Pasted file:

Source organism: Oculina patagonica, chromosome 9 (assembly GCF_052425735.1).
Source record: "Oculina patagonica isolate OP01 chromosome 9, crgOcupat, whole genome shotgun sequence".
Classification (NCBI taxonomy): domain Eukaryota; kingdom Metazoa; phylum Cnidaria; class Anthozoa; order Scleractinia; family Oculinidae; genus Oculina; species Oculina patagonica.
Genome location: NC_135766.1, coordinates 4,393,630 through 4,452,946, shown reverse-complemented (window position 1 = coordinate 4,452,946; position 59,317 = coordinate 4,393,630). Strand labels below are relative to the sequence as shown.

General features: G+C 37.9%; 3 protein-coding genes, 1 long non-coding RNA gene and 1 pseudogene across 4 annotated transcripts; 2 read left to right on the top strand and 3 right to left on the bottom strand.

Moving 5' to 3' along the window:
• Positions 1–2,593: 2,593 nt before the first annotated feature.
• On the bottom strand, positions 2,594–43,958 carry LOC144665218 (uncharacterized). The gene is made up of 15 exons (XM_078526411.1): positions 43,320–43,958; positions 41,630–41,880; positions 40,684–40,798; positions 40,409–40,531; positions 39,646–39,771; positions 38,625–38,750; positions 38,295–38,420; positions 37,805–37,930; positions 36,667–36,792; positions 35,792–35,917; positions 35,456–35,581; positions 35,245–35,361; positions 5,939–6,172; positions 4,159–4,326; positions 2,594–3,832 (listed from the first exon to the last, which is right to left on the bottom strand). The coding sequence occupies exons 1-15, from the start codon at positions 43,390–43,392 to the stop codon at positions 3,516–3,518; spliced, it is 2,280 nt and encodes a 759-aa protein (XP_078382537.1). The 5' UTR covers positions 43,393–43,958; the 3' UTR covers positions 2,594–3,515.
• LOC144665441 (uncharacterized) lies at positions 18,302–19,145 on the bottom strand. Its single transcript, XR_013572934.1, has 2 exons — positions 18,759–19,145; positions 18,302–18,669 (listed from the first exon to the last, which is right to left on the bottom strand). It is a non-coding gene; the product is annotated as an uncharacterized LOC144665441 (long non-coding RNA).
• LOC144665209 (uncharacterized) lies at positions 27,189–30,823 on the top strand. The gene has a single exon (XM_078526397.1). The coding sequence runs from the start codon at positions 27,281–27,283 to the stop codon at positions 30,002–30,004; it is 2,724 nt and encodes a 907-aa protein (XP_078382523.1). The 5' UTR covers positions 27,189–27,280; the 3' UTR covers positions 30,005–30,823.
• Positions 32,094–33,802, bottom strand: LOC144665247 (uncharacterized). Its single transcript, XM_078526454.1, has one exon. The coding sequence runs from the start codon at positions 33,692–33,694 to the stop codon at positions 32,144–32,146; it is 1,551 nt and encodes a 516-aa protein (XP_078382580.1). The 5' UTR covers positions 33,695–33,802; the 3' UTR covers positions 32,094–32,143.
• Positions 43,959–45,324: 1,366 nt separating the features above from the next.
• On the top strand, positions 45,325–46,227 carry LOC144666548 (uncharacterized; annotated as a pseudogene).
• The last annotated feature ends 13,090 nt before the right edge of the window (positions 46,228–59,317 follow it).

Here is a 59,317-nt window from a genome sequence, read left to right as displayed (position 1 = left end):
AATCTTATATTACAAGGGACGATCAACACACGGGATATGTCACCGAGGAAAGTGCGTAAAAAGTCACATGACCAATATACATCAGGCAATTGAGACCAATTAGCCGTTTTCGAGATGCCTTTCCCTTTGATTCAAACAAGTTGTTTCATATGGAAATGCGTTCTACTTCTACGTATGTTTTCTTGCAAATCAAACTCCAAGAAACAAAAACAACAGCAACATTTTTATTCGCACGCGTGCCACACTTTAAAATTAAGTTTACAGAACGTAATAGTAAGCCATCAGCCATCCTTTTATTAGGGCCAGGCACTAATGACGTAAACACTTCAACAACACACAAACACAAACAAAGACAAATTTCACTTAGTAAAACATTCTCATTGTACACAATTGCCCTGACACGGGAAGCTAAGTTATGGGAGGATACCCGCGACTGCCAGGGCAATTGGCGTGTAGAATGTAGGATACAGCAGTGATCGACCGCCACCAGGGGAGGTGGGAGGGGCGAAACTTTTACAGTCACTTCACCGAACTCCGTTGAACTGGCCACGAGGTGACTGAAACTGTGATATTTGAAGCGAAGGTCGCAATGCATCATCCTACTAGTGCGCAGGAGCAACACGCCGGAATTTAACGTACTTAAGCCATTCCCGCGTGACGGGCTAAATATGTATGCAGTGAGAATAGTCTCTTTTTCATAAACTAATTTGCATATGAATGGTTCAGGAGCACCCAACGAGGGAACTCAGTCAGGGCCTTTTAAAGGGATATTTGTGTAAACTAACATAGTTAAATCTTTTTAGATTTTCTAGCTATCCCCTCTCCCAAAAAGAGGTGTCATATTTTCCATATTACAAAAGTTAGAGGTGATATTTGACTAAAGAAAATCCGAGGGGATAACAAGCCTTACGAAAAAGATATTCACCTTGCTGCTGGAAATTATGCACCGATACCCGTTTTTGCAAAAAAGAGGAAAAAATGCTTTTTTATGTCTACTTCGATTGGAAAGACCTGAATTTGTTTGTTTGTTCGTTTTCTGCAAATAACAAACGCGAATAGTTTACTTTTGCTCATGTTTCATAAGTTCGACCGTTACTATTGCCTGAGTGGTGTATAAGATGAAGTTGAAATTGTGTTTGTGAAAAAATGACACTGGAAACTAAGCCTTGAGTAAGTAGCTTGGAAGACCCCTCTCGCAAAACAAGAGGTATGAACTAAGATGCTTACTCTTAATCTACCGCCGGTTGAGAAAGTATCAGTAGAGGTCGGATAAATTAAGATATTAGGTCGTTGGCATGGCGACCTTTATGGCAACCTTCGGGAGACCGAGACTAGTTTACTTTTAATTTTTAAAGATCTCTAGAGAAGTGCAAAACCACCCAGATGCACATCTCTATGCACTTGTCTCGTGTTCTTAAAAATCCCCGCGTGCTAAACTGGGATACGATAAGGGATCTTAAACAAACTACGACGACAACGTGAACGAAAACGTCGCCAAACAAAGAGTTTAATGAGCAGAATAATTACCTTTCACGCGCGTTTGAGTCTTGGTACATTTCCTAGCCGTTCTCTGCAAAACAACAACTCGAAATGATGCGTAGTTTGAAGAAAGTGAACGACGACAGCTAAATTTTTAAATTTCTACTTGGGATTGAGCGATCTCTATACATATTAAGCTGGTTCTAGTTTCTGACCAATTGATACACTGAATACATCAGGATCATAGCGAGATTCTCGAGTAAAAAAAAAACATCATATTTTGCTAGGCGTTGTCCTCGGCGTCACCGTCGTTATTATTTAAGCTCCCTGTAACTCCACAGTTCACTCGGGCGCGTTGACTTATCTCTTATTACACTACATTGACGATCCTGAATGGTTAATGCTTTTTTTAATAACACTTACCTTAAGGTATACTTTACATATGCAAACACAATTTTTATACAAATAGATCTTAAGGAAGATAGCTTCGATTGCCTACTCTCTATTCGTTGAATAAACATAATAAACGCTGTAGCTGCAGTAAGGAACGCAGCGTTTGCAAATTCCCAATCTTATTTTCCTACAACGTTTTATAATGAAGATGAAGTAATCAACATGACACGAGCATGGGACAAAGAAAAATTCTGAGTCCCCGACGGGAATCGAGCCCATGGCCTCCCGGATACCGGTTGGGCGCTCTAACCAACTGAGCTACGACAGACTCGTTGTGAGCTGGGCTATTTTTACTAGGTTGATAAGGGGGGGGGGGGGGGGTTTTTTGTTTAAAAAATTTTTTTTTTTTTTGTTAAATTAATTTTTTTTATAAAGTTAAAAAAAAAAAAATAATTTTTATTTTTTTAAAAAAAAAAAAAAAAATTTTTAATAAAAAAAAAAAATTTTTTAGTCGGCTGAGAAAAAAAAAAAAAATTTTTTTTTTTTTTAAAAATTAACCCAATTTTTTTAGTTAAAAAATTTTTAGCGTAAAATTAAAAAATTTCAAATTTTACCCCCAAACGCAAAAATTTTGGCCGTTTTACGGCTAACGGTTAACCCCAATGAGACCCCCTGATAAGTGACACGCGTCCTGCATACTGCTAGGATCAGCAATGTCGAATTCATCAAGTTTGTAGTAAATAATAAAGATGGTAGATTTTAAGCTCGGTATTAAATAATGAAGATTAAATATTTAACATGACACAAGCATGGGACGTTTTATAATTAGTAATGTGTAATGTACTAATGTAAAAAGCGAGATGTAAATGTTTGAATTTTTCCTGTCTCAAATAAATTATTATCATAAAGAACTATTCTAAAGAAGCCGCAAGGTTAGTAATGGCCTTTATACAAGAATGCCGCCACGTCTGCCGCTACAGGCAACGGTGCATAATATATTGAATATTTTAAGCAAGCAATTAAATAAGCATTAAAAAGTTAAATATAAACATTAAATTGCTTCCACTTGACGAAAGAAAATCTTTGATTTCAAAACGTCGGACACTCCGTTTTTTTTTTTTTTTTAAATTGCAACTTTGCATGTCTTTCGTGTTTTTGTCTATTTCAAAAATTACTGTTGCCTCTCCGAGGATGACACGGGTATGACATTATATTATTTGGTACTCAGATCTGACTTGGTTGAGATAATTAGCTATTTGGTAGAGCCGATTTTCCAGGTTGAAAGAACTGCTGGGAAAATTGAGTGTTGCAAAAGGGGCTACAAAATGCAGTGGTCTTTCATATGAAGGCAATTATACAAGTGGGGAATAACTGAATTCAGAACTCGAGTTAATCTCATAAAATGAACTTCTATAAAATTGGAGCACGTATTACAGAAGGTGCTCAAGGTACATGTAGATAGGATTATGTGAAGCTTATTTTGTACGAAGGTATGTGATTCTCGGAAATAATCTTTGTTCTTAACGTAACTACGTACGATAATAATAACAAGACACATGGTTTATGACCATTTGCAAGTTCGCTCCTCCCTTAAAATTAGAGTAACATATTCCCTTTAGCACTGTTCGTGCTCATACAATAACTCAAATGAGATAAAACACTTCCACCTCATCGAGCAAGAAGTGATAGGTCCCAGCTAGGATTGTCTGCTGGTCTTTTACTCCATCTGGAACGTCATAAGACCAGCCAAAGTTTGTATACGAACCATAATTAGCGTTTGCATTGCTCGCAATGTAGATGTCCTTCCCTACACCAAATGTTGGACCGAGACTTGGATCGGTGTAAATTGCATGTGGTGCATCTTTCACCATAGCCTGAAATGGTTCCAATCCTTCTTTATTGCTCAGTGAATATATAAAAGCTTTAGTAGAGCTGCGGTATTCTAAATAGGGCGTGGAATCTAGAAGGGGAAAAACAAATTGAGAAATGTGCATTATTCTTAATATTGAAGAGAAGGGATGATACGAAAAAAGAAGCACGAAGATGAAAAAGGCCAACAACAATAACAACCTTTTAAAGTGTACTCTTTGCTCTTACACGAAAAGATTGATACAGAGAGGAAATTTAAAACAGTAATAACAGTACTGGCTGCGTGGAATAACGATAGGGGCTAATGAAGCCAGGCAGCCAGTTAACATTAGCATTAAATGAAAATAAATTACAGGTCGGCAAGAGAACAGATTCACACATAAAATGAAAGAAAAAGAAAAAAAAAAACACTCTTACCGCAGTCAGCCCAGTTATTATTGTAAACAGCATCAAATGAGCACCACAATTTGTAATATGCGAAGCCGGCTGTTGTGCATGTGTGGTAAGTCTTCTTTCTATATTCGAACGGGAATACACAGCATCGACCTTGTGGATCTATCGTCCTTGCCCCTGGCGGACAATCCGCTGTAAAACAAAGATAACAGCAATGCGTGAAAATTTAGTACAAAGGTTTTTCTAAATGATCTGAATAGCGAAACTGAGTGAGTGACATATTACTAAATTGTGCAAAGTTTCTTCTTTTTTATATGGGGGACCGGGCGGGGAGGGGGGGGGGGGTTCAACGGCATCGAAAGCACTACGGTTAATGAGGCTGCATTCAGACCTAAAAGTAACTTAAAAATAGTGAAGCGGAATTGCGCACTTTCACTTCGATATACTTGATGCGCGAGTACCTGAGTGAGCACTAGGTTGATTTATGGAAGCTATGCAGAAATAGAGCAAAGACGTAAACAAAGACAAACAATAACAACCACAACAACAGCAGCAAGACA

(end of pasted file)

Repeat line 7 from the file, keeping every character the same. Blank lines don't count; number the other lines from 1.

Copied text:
• Positions 1–2,593: 2,593 nt before the first annotated feature.